We've lost our ability to persevere through prayer. My church, for example, has the core value of working like it depends on you and praying like it depends on God. If you take a good work ethic with a good prayer ethic, miracles happen.
CP: Why is prayer so important?
Batterson: If God is omnipotent and hears our prayers, then is there anything else that has the potential of prayer to change things? I think the answer is no.
There's nothing you can do that has greater power or potential than prayer. Prayer is the difference between you fighting for God and God fighting for you. When you pray, God fights for you, goes before you, blesses you and prepares good works in advance for you. The greatest tragedy in life is that some prayers go unanswered as they go unasked.
CP: You claim God is eager to answer our prayers. Why is He so excited to hear us?
Batterson: I'm an Earthly father. I can't wait for Christmas – not for the gifts I'll receive but for the gifts I'll give to my kids. I love doing that for them.
If I enjoy that as an Earthly father, how much more does our Heavenly Father love blessing His children? Many people don't pray with confidence as they don't understand the simple truth that God is for us.
CP: What is the most important aspect of praying correctly?
Batterson: We shouldn't pray vague prayers. They're a copout. We're afraid to pray with specificity. It's like we pray with a lack of confidence because we're afraid to ask whatever it is of God. In recent years, I've discovered the value of a prayer journal. There's something powerful about writing out a prayer and being specific.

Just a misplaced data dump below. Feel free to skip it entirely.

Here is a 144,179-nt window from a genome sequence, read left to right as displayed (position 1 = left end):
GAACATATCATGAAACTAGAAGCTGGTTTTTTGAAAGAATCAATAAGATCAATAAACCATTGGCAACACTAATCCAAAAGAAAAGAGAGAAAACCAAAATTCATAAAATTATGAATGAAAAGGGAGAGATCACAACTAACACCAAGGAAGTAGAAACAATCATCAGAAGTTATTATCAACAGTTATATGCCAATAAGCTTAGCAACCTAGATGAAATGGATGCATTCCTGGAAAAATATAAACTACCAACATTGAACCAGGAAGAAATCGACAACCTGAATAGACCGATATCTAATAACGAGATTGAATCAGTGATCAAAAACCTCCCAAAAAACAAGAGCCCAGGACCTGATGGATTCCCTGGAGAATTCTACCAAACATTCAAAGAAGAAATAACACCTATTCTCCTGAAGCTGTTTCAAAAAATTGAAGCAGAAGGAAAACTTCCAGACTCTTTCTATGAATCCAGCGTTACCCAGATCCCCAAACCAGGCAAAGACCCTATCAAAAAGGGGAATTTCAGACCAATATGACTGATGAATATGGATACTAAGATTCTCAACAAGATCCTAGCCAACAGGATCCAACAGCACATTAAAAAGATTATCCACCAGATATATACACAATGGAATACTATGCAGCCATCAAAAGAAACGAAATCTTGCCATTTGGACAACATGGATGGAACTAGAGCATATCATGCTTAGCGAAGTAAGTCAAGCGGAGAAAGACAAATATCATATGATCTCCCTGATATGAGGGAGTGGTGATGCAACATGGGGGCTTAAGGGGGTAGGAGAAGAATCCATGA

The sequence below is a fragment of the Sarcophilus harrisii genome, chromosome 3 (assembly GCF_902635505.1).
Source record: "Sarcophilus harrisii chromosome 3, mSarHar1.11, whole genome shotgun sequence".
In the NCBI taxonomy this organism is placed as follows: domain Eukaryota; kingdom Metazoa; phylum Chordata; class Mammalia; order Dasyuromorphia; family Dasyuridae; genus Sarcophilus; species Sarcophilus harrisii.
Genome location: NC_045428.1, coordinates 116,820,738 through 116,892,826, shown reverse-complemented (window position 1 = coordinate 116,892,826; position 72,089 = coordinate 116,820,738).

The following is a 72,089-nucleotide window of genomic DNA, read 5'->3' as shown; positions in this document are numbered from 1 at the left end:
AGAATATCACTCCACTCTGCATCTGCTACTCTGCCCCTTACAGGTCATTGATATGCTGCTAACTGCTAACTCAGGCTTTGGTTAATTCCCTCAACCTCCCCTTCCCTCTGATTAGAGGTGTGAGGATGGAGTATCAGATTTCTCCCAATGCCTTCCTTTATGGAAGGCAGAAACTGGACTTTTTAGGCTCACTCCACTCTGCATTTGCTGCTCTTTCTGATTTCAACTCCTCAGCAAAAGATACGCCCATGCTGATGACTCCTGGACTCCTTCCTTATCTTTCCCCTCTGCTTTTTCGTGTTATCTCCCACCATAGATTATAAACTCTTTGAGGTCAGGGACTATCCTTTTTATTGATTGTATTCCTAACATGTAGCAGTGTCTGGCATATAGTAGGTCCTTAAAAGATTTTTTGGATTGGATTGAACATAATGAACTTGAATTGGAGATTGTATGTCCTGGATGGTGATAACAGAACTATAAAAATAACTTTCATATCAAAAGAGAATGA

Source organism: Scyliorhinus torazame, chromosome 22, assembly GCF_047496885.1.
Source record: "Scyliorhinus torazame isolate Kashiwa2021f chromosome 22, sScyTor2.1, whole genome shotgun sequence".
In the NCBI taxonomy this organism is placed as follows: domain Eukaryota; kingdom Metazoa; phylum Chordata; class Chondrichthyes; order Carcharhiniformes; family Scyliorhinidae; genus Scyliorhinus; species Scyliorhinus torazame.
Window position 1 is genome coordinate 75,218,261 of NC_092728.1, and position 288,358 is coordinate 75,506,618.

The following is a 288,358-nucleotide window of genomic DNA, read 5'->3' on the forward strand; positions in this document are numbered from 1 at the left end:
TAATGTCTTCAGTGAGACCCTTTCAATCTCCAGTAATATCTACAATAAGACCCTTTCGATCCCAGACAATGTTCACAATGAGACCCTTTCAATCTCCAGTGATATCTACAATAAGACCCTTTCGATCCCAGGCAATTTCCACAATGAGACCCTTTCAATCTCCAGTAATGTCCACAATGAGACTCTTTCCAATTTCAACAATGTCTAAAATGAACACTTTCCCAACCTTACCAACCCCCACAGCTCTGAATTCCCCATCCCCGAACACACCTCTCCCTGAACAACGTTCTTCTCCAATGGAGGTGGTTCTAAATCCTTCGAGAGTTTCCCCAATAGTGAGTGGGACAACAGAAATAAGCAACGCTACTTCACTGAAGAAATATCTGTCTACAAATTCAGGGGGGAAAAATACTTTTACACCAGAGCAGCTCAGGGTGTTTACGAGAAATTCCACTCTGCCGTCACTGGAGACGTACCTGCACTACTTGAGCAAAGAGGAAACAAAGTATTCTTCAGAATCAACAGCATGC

CP: What would you say to those people unconvinced by your stance on prayer?
Batterson: There are two sides to prayer. There are prayers that God answers and that we thank Him for. Then there are the others God answers in ways we don't expect. Those are times when we ask for the wrong thing.
I hope my book challenges people to think about what they're praying for. God doesn't just want to change our circumstances, but us as people. That's far more important. Prayer is more about getting to know God than getting what you want from God. Prayer is where we begin to download the heart of God and get to sense His desire for our lives.
Your entire life should be a prayer. I've never met anybody that says I pray too much or too effectively. It's OK to feel like you've fallen short in prayer. The goal is to get people praying with more intensity and consistency.
CP: Why is Christianity important to you?
Batterson: I am a sinner in need of a savior. There's only one person who went to the cross for me. That's Jesus Christ, and he changed my life.
The more I get to know Christ, the more profound is his grace and power and what he is able to do in a fragile human being. Prayer is the way I tap into that grace and power. It's my lifeline, my conduit, my connection and my Wi-Fi. Prayers are eternal. They outlive us and never die. When you pray all bets are off. You never know what God will do.